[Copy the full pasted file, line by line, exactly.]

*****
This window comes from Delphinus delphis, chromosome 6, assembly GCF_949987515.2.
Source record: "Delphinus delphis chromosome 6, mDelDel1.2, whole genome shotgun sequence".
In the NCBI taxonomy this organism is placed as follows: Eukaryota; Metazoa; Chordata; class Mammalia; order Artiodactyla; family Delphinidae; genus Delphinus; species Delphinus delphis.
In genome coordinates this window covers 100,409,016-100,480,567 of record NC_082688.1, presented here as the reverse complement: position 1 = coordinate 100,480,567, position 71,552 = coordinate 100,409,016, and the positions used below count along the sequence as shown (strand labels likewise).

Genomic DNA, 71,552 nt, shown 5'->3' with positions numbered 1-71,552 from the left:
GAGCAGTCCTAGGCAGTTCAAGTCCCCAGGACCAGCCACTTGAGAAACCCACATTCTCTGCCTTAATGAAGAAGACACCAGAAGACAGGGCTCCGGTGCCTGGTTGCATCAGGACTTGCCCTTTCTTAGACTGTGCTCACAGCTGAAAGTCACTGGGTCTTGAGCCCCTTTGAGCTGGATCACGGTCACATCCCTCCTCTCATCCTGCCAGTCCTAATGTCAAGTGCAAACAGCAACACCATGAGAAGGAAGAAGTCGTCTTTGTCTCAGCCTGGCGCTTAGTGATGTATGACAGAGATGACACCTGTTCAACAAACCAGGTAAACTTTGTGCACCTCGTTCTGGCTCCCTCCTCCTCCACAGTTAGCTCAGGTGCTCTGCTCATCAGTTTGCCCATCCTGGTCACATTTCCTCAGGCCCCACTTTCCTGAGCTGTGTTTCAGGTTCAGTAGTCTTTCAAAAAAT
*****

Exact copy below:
This window comes from Delphinus delphis, chromosome 6, assembly GCF_949987515.2.
Source record: "Delphinus delphis chromosome 6, mDelDel1.2, whole genome shotgun sequence".
In the NCBI taxonomy this organism is placed as follows: Eukaryota; Metazoa; Chordata; class Mammalia; order Artiodactyla; family Delphinidae; genus Delphinus; species Delphinus delphis.
In genome coordinates this window covers 100,409,016-100,480,567 of record NC_082688.1, presented here as the reverse complement: position 1 = coordinate 100,480,567, position 71,552 = coordinate 100,409,016, and the positions used below count along the sequence as shown (strand labels likewise).

Genomic DNA, 71,552 nt, shown 5'->3' with positions numbered 1-71,552 from the left:
GAGCAGTCCTAGGCAGTTCAAGTCCCCAGGACCAGCCACTTGAGAAACCCACATTCTCTGCCTTAATGAAGAAGACACCAGAAGACAGGGCTCCGGTGCCTGGTTGCATCAGGACTTGCCCTTTCTTAGACTGTGCTCACAGCTGAAAGTCACTGGGTCTTGAGCCCCTTTGAGCTGGATCACGGTCACATCCCTCCTCTCATCCTGCCAGTCCTAATGTCAAGTGCAAACAGCAACACCATGAGAAGGAAGAAGTCGTCTTTGTCTCAGCCTGGCGCTTAGTGATGTATGACAGAGATGACACCTGTTCAACAAACCAGGTAAACTTTGTGCACCTCGTTCTGGCTCCCTCCTCCTCCACAGTTAGCTCAGGTGCTCTGCTCATCAGTTTGCCCATCCTGGTCACATTTCCTCAGGCCCCACTTTCCTGAGCTGTGTTTCAGGTTCAGTAGTCTTTCAAAAAAT